By:  Dr. George Heersche, Jr.               Printable Version

At a recent dairy meeting one of the producers asked if timing of insemination influences the gender of the newly created life.

Researchers at the University of Wisconsin-Madison looked into this several years ago and the results are briefly summarized in the table. In their study, ovulation was synchronized using a GnRH-prostaglandin-GnRH protocol, and ovulation occurred 24-32 hours after the second GnRH.

Reproductive measures in lactating Holstein cows inseminated at specific times in relation to ovulation synchronized by an injection of GnRH.

 

Time from second GnRH until AI

 

0 h

8 h

16 h

24 h

32 h

Total

Cows

149

148

149

143

143

732

Conception Rate %

37

41

45

41

32

39

Pregnancy Loss %

9

21

21

21

32

22

Calving Rate %

31

31

33

29

20

29

Twinning Rate %

0

6.5

0

2.5

3.5

2.4

Female: male %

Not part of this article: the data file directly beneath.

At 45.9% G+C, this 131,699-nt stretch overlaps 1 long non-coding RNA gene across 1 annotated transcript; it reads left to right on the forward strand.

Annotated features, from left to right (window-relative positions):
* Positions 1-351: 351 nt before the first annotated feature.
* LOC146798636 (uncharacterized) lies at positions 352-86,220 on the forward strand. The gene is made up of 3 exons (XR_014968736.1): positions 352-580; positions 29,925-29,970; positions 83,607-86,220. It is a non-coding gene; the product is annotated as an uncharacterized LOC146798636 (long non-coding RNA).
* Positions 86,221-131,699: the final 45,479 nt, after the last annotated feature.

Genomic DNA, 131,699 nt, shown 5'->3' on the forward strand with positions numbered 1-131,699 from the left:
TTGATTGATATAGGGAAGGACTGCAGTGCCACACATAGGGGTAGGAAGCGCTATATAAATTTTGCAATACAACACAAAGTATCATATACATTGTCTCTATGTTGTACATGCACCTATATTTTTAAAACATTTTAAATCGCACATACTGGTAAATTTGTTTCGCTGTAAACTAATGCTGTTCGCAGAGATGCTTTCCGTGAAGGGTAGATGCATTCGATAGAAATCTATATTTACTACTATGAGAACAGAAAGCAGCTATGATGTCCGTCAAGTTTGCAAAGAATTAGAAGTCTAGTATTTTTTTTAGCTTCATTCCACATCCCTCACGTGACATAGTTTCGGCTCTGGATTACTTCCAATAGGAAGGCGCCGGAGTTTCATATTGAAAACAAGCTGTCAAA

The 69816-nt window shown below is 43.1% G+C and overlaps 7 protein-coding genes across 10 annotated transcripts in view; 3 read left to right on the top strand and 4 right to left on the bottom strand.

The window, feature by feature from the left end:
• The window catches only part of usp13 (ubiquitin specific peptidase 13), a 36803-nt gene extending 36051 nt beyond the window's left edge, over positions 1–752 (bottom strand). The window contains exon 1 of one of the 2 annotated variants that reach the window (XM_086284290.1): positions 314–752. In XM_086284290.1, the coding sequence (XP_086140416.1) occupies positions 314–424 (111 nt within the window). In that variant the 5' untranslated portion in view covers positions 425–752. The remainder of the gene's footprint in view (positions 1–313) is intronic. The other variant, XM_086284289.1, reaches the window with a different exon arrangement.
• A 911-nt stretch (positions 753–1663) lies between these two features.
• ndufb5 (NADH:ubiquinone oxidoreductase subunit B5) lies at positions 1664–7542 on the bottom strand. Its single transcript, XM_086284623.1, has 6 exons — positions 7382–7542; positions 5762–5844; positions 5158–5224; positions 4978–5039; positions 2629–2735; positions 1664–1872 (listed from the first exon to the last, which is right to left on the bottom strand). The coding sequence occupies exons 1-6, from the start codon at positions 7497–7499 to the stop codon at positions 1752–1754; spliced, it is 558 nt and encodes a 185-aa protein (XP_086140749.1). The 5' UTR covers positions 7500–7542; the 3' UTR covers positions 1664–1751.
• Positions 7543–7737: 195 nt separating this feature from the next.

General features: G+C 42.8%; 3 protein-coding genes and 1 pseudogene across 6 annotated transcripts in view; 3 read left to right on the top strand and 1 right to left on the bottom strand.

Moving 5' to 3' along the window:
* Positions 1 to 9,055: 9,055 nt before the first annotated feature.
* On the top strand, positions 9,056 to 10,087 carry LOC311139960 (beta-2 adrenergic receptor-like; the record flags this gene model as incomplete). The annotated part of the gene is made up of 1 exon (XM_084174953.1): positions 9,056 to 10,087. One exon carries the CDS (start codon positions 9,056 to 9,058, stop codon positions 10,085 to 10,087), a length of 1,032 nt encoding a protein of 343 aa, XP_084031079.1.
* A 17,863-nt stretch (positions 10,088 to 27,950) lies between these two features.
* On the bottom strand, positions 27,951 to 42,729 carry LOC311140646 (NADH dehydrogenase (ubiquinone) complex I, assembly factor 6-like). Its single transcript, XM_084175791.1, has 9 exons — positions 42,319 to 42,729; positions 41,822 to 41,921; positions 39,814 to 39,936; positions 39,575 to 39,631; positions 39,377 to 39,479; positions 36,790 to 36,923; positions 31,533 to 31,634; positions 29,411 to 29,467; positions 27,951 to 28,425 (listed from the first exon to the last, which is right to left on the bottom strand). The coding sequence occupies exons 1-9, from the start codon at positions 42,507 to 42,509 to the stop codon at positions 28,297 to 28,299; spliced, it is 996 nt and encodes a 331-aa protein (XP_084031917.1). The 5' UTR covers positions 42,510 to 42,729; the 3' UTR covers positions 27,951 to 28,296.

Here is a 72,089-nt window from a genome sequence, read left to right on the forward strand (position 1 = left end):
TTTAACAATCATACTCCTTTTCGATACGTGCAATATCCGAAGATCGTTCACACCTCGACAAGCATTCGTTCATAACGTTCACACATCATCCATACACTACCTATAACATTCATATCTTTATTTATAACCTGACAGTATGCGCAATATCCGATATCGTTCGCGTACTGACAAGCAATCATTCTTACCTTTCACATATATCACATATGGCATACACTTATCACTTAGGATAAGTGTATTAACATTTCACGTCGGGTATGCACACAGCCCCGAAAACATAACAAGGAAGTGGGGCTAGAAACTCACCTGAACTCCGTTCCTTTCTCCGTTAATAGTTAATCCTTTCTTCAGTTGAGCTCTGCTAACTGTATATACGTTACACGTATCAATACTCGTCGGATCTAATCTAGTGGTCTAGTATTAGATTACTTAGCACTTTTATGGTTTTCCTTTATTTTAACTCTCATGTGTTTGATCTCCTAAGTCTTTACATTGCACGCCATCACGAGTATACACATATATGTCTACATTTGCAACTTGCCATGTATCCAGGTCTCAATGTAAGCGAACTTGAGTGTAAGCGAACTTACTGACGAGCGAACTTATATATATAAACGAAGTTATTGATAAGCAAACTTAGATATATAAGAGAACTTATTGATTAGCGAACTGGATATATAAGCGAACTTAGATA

61:39

45:55

54:46

54:46

65:35

55:45

If cows were inseminated early and way before ovulation, the results were a higher percentage of females, a lower conception rate, but very little pregnancy loss for the cows who did get pregnant.

If cows were inseminated late and close to or after ovulation, the results were a higher percentage of females, a lower conception rate, and a higher pregnancy loss for the cows who did get pregnant.

So the answer to the question "Does timing influence gender?" is yes, but getting more heifers by this method is accompanied with lower fertility particularly when insemination is close to ovulation.

The best overall results were achieved when cows were inseminated 16 hours after the second GnRH. This continues to be the recommended time of insemination for cows bred at the end of a synchronized ovulation protocol.